Tuesday, August 10, 2010

Press Censorship: How the Truth Was Hidden About Nagasaki | The Nation

By Greg Mitchell



















Nagasaki, which lost over 70,000 civilians (and a few military personnel) to a new weapon sixty-five years ago today, has always been The Forgotten A-Bomb City. No one ever wrote a bestselling book called Nagasaki, or made a film titled Nagasaki, Mon Amour. Yet in some ways, Nagasaki is the modern A-bomb city. For one thing, when the plutonium bomb exploded above Nagasaki it made the uranium-type bomb dropped on Hiroshima obsolete. In fact, if it had not exploded off-target the death toll in the city would have easily topped the Hiroshima total.

Hiroshima has always drawn the vast majority of press, public and historical interest, even though many who support the first atomic bombing have expressed severe misgivings about number two because of the failure of United States to give the Japanese at least a few more days to consider surrender after the first blast (and the Soviets' declaration of war). Kurt Vonnegut Jr. once said in an interview that the "nastiest act by this country, after human slavery, was the bombing of Nagasaki."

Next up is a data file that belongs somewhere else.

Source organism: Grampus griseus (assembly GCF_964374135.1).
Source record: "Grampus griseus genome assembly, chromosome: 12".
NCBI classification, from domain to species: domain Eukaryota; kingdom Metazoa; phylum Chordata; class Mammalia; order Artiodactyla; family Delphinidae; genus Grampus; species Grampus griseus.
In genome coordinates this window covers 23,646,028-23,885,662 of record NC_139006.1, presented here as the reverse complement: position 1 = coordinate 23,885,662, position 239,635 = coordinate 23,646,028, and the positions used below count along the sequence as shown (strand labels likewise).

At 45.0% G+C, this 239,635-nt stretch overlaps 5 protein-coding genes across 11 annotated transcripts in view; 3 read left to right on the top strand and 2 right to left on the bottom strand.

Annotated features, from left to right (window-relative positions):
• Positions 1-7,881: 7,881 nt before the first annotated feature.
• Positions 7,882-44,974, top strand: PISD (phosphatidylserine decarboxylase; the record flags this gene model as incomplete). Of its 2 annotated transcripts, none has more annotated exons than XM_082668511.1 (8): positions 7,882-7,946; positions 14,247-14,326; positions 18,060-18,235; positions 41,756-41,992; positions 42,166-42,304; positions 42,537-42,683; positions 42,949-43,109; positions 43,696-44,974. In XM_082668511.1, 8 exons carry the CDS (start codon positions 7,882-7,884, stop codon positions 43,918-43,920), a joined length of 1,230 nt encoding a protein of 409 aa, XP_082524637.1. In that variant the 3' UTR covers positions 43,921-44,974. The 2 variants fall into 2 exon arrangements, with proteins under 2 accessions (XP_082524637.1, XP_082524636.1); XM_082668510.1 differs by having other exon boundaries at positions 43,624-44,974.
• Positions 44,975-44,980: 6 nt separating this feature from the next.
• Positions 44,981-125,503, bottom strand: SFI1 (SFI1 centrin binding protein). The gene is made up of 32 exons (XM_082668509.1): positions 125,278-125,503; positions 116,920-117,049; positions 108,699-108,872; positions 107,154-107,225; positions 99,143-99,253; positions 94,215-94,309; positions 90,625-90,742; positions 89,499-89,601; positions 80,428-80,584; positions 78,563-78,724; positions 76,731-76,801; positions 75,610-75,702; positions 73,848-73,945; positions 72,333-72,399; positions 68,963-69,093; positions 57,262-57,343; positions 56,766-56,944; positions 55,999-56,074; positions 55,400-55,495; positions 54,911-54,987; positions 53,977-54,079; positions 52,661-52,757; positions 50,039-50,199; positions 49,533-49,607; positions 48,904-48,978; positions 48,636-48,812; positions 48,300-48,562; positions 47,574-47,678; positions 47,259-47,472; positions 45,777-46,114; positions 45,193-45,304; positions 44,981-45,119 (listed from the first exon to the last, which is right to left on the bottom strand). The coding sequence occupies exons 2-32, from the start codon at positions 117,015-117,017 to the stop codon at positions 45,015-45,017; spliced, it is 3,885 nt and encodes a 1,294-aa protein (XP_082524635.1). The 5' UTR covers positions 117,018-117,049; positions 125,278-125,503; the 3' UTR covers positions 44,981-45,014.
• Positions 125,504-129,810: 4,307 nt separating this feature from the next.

Full article:
Press Censorship: How the Truth Was Hidden About Nagasaki | The Nation

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